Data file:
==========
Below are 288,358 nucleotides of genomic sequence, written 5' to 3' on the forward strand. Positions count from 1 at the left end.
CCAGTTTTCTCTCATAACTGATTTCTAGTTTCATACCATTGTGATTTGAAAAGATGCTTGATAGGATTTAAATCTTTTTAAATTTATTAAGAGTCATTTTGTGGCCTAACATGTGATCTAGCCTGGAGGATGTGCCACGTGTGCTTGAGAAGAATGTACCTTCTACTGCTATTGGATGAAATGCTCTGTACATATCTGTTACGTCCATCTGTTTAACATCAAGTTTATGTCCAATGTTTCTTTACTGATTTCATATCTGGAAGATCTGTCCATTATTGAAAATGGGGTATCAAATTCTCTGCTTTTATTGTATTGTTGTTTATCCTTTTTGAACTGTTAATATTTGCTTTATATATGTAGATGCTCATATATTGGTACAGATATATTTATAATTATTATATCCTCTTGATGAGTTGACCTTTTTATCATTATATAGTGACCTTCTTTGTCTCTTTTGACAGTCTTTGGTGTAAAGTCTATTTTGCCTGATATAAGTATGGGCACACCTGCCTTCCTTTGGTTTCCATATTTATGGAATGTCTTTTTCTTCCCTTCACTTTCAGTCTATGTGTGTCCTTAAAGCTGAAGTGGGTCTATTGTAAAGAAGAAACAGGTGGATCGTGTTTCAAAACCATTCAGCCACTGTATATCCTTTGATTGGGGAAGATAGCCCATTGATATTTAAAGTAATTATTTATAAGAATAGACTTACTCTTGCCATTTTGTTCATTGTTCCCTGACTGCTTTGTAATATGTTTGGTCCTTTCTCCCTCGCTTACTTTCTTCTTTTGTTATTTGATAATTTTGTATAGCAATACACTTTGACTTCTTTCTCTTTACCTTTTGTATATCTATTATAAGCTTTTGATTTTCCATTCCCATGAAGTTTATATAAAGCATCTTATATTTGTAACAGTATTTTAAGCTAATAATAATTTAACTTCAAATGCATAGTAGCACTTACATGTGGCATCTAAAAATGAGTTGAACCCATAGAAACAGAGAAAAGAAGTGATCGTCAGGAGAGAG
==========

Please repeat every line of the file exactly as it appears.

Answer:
Below are 288,358 nucleotides of genomic sequence, written 5' to 3' on the forward strand. Positions count from 1 at the left end.
CCAGTTTTCTCTCATAACTGATTTCTAGTTTCATACCATTGTGATTTGAAAAGATGCTTGATAGGATTTAAATCTTTTTAAATTTATTAAGAGTCATTTTGTGGCCTAACATGTGATCTAGCCTGGAGGATGTGCCACGTGTGCTTGAGAAGAATGTACCTTCTACTGCTATTGGATGAAATGCTCTGTACATATCTGTTACGTCCATCTGTTTAACATCAAGTTTATGTCCAATGTTTCTTTACTGATTTCATATCTGGAAGATCTGTCCATTATTGAAAATGGGGTATCAAATTCTCTGCTTTTATTGTATTGTTGTTTATCCTTTTTGAACTGTTAATATTTGCTTTATATATGTAGATGCTCATATATTGGTACAGATATATTTATAATTATTATATCCTCTTGATGAGTTGACCTTTTTATCATTATATAGTGACCTTCTTTGTCTCTTTTGACAGTCTTTGGTGTAAAGTCTATTTTGCCTGATATAAGTATGGGCACACCTGCCTTCCTTTGGTTTCCATATTTATGGAATGTCTTTTTCTTCCCTTCACTTTCAGTCTATGTGTGTCCTTAAAGCTGAAGTGGGTCTATTGTAAAGAAGAAACAGGTGGATCGTGTTTCAAAACCATTCAGCCACTGTATATCCTTTGATTGGGGAAGATAGCCCATTGATATTTAAAGTAATTATTTATAAGAATAGACTTACTCTTGCCATTTTGTTCATTGTTCCCTGACTGCTTTGTAATATGTTTGGTCCTTTCTCCCTCGCTTACTTTCTTCTTTTGTTATTTGATAATTTTGTATAGCAATACACTTTGACTTCTTTCTCTTTACCTTTTGTATATCTATTATAAGCTTTTGATTTTCCATTCCCATGAAGTTTATATAAAGCATCTTATATTTGTAACAGTATTTTAAGCTAATAATAATTTAACTTCAAATGCATAGTAGCACTTACATGTGGCATCTAAAAATGAGTTGAACCCATAGAAACAGAGAAAAGAAGTGATCGTCAGGAGAGAG